Wake up and smell the palm trees – and the lemon trees, water lilies and dozens of other tropical vegetation thriving in Southwest Florida’s botanical gardens. Beyond the shell-filled beaches and crystal-clear waters, there’s a greener kind of beauty awaiting you offshore. Take a stroll through these six, sun-drenched gardens you absolutely have to visit.
This 28-acre preserve is the gorgeous home to an array of native plants and wildlife. Enjoy a walk through the gravel walking trails, looking out at the scenic gardens teeming with a variety of amphibians, reptiles and waterfowl. Sign up for the weekly guided tour, every Wednesday morning at 8:30 AM.
Sitting on two lush acres of gardens along the beautiful Caloosahatchee River, the veranda of this famed Georgian Revival Mansion serves as the picture-perfect setting of many weddings and family reunions. Beyond the romance of these gardens, the inn itself is similarly adorned with colors and vintage décor that will take you back to a simpler time.
You’ll find much more than leaves and blossoms in this tropical paradise. Since the 1930s, the gardens have been known for its wildlife rehabilitation programs. To this day, they continue to populate their grounds with rescued birds and reptiles. Visit and take in this beautiful fusion of plants and creatures thriving in their natural environments.
This is perhaps the most whimsical of all the gardens in Southwest Florida. Guests here will find a lush greenery blended seamlessly with neon-painted bridges, fences, buildings and mosaic walkways. The gardens feature an assemblage of tropical botanicals indigenous to Matlacha Island and Florida. Visit and peruse this curious mix of art and nature.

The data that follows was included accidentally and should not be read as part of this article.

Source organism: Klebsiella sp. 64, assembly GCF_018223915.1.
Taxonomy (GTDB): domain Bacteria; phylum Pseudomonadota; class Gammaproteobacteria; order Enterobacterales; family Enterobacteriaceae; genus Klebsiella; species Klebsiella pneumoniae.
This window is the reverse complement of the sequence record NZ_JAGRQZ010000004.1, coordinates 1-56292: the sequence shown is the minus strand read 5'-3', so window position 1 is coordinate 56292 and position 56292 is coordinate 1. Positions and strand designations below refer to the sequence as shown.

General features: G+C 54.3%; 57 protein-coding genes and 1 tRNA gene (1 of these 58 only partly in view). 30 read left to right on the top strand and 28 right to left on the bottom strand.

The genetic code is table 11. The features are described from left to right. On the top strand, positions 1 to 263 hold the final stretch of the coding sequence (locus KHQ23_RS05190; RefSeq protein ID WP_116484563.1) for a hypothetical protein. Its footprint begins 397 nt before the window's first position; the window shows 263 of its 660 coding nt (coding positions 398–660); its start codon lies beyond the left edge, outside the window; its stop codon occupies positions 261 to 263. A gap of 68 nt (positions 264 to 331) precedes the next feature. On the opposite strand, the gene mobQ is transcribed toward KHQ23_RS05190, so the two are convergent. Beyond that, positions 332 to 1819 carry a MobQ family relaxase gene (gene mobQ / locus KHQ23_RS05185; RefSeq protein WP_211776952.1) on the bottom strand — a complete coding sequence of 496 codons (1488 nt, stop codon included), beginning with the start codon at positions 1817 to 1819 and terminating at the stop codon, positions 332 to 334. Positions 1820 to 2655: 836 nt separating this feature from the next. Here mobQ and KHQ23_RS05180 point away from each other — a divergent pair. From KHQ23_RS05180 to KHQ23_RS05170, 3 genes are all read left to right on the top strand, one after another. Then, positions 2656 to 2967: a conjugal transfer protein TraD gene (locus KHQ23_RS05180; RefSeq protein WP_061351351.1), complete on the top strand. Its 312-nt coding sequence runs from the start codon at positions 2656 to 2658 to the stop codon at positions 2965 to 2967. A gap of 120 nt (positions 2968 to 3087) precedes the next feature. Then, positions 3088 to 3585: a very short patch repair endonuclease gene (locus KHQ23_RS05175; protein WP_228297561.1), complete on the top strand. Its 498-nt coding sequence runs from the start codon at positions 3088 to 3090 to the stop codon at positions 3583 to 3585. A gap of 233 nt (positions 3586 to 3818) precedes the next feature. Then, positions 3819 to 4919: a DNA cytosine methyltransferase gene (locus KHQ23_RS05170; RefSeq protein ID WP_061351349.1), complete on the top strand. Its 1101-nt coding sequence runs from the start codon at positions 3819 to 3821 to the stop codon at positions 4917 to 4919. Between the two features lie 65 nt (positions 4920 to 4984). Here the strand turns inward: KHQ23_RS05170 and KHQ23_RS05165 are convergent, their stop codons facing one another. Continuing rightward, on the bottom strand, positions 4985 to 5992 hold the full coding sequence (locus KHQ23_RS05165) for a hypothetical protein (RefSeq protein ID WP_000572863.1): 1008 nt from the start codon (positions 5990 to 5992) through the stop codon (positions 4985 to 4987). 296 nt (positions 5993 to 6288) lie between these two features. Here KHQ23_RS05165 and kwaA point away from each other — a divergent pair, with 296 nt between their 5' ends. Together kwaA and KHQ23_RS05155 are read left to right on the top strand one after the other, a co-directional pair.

With an ever-expanding collection of tropical plants and trees, this 6-acre garden at Sanibel Moorings Resort is constantly exploding with new colors. As they marvel at the dense greenery woven around the labyrinth of paths, guests are encouraged to keep an eye out for butterflies, birds and wildlife.
Dominated by enormous ficus trees planted by Thomas Edison and Henry Ford, this historic garden also includes varieties of palms, citrus and bamboo in addition to more than 1,700 plants. To this day, the garden caretakers continue one of Edison’s favored traditions of changing a few elements from year to year to maintain botanic variety.
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